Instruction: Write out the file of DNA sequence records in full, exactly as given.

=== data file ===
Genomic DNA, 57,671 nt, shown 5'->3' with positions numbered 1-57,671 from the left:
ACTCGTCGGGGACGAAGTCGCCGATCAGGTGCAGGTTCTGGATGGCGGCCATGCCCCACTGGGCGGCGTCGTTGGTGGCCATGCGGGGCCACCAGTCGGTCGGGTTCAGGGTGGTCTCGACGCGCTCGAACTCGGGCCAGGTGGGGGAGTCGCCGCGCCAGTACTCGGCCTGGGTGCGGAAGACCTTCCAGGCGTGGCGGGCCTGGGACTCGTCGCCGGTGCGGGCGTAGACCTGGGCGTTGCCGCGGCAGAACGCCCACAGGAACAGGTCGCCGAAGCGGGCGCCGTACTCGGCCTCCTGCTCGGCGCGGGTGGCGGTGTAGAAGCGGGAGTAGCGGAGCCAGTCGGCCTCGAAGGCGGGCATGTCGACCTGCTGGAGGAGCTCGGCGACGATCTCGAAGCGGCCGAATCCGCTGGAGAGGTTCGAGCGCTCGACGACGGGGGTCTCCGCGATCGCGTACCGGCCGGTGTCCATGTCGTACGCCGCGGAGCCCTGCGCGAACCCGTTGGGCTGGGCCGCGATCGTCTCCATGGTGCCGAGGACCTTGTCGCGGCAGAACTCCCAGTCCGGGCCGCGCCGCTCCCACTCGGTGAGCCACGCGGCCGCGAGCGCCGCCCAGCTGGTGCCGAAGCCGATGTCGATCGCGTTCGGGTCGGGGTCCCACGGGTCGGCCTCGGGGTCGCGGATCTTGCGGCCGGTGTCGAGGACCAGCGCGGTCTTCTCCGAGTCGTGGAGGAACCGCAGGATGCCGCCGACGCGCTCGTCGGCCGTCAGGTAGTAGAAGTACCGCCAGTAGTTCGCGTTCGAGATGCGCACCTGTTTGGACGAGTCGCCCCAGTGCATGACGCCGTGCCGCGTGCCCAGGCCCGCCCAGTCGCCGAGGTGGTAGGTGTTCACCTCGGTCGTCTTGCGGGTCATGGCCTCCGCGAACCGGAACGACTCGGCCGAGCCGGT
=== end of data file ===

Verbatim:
Genomic DNA, 57,671 nt, shown 5'->3' with positions numbered 1-57,671 from the left:
ACTCGTCGGGGACGAAGTCGCCGATCAGGTGCAGGTTCTGGATGGCGGCCATGCCCCACTGGGCGGCGTCGTTGGTGGCCATGCGGGGCCACCAGTCGGTCGGGTTCAGGGTGGTCTCGACGCGCTCGAACTCGGGCCAGGTGGGGGAGTCGCCGCGCCAGTACTCGGCCTGGGTGCGGAAGACCTTCCAGGCGTGGCGGGCCTGGGACTCGTCGCCGGTGCGGGCGTAGACCTGGGCGTTGCCGCGGCAGAACGCCCACAGGAACAGGTCGCCGAAGCGGGCGCCGTACTCGGCCTCCTGCTCGGCGCGGGTGGCGGTGTAGAAGCGGGAGTAGCGGAGCCAGTCGGCCTCGAAGGCGGGCATGTCGACCTGCTGGAGGAGCTCGGCGACGATCTCGAAGCGGCCGAATCCGCTGGAGAGGTTCGAGCGCTCGACGACGGGGGTCTCCGCGATCGCGTACCGGCCGGTGTCCATGTCGTACGCCGCGGAGCCCTGCGCGAACCCGTTGGGCTGGGCCGCGATCGTCTCCATGGTGCCGAGGACCTTGTCGCGGCAGAACTCCCAGTCCGGGCCGCGCCGCTCCCACTCGGTGAGCCACGCGGCCGCGAGCGCCGCCCAGCTGGTGCCGAAGCCGATGTCGATCGCGTTCGGGTCGGGGTCCCACGGGTCGGCCTCGGGGTCGCGGATCTTGCGGCCGGTGTCGAGGACCAGCGCGGTCTTCTCCGAGTCGTGGAGGAACCGCAGGATGCCGCCGACGCGCTCGTCGGCCGTCAGGTAGTAGAAGTACCGCCAGTAGTTCGCGTTCGAGATGCGCACCTGTTTGGACGAGTCGCCCCAGTGCATGACGCCGTGCCGCGTGCCCAGGCCCGCCCAGTCGCCGAGGTGGTAGGTGTTCACCTCGGTCGTCTTGCGGGTCATGGCCTCCGCGAACCGGAACGACTCGGCCGAGCCGGT